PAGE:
November 22, 2011
KANSAS CITY, Mo - - Describing and summarizing all he saw, heard and experienced during a recent six-day visit to Israel in brief, concise verbiage and thoughts is pretty much impossible, Avila president Ron Slepitza, Ph.D., admits. The issues and complexities of the culture within the country and those in surrounding territories and countries simply don't allow for brief summation.
But, of the many extraordinary things Slepitza witnessed and experienced during his pilgrimage, which came about because of his involvement as partner in interreligious dialogue programs with the Jewish Community Relations Bureau, was the high level of entrepreneurial development in Israel, both in terms of its scientific, engineering and education systems.
Slepitza and other university presidents from the Kansas City area spent considerable time touring and in conversation with presidents and administrators of Israeli universities.
"It was very clear from our visits that the universities are strong," Slepitza said. "Their students are focused, and there is an attitude of possibility, innovation and determination among them."
Slepitza said he credits much of that to the system in Israel which requires all males to serve three years of military service upon graduating high school and all females two years.
"For too many of our youth, there is not a strong sense of focus, ambition, or direction for their future," Slepitza said. "In Israel, their youth discover talents, develop skills, learn leadership and team work, and develop life-long relationships through their military experiences. Further, they not only learn self-discipline and to be grounded in values; they are taught to question authority, to examine issues and questions, and to find solutions. All of this promotes a can-do attitude."
Israelis who have gone through military service stay connected with their units by serving together one month per year for the next 20 years as part of their obligation as reservists. This builds deep bonds of life-long friendship and reliance.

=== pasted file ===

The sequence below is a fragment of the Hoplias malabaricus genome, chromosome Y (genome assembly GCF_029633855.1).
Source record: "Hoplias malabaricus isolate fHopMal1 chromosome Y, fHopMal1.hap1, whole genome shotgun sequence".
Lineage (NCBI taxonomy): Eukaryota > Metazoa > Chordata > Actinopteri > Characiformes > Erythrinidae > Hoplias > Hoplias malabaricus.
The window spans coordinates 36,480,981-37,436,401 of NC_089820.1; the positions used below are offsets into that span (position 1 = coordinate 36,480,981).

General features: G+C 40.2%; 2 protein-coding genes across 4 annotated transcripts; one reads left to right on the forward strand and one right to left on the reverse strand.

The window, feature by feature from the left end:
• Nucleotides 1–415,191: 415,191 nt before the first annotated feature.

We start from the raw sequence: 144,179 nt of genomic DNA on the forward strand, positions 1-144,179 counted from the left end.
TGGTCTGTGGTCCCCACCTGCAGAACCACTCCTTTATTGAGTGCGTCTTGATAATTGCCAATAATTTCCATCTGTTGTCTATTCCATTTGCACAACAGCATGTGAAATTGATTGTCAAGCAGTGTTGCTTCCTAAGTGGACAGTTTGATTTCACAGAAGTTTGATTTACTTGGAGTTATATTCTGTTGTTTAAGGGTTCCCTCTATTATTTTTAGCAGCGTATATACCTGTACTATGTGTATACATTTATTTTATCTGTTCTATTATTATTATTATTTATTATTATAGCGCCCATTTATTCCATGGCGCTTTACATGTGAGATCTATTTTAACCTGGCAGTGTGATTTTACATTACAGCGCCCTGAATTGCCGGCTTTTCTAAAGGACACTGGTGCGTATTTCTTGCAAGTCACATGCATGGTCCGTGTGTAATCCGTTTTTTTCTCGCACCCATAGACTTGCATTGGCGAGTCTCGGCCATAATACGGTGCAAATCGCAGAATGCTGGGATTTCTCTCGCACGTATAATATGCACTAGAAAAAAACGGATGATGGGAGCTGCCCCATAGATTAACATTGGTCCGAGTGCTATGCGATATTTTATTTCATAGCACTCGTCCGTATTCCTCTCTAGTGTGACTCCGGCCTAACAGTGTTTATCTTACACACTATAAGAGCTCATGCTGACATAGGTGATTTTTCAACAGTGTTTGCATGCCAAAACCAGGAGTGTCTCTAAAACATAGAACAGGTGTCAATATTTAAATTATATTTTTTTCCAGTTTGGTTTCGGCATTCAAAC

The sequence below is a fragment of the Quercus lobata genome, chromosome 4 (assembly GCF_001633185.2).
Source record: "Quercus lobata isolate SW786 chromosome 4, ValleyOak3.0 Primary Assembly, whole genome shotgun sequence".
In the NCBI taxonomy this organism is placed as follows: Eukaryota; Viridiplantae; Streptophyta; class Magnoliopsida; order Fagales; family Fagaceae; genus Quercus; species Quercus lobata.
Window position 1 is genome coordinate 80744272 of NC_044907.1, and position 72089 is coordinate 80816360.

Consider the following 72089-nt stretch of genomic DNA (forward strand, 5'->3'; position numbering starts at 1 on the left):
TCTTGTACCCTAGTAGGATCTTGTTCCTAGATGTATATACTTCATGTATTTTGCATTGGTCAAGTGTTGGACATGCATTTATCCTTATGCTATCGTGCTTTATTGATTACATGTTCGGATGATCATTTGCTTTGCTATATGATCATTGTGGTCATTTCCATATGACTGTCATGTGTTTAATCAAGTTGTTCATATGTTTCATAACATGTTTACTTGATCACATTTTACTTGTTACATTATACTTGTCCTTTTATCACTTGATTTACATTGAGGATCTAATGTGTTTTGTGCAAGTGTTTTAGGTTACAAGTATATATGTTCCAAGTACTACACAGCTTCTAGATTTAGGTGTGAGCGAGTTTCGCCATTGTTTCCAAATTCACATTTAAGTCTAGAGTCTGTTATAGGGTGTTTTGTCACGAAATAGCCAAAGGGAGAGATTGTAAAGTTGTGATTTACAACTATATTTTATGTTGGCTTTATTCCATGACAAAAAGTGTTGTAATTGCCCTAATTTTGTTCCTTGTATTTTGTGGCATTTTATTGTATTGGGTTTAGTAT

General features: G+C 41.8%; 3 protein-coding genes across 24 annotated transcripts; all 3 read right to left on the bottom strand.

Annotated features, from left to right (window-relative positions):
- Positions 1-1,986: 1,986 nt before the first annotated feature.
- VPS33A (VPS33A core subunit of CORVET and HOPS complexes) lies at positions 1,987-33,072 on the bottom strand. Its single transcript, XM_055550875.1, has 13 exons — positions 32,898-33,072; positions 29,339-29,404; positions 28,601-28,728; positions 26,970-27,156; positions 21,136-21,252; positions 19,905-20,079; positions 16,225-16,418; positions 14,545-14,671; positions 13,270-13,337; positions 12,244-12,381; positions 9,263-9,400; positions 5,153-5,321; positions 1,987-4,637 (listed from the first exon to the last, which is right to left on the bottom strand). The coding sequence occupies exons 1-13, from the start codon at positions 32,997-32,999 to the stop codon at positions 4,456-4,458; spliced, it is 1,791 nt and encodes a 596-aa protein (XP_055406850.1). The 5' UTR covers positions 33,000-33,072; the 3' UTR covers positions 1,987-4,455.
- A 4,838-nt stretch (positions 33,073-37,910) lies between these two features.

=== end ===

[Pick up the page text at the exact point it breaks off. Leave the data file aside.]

"For their military to be successful, they must be really efficient in using all the resources they have," Slepitza said. "They have to be entrepreneurial, they have to adapt, and they have to be relentless in considering where threats and opportunities lie. These are powerful life lessons learned by most at this early age."
By the time Israelis complete military service and reach college, which is completed in three years, they know what they want to do and are fully invested in the country's political and social issues. Universities all have a set of entrepreneurial enticements encouraging innovation. The government subsidizes public universities up to 90 percent, holding tuition costs to $3,000 per year.
This could help explain why Israel is the only country on earth where land that once was desert is receding, where salt water can be converted to drinkable water, where they recycle 70 percent of their water, and have green and sustainable farming and other technologies are second to none. Necessity breeds innovation; but living in a state that's existence is constantly at risk helps them address the "big issues" of the peoples' lives.
"There were fresh vegetables and fruits like nothing you've ever seen," he said.
Slepitza said he felt completely safe during his entire stay, largely due to an expansive police and military presence on the streets. That proved to be a good thing as the political tensions that have existed as long as Israel has been a country certainly weren't lost on the visitors.
"The most interesting thing I saw was how close and interconnected everything is," he said.
As Slepitza said, Israel is a young country, but one steeped in thousands of years of tradition and history that includes conflict not only between Jews and Arabs but among various Christian groups as well. That makes problem solving all the more difficult. Memories are long, and their weight is heavy.
Slepitza drew an analogy of the U.S. and Soviet Union back in the height of the Cold War in the 1970s and '80s. Only, imagine being able to look out your back door and see the Soviets a few hundred yards away. That's how Israelis and Palestinians live every day.
"The question becomes: How do you make sense of things?" Slepitza said.
Israelis and their neighbors have struggled with this over thousands of years, so of course, Slepitza and his traveling companions weren't going to find answers in a matter of days. But one thing is for certain – getting an up-close look at the questions, and country, was fascinating indeed. Israel has much to offer, and we can learn quite a bit in dialogue with its people.
Avila University is a private, co-educational, values-based liberal arts institution founded by the Sisters of St. Joseph of Carondelet, offering undergraduate, graduate, and adult degree programs. Avila University is located at 119th and Wornall Rd in southwest suburban Kansas City, Mo.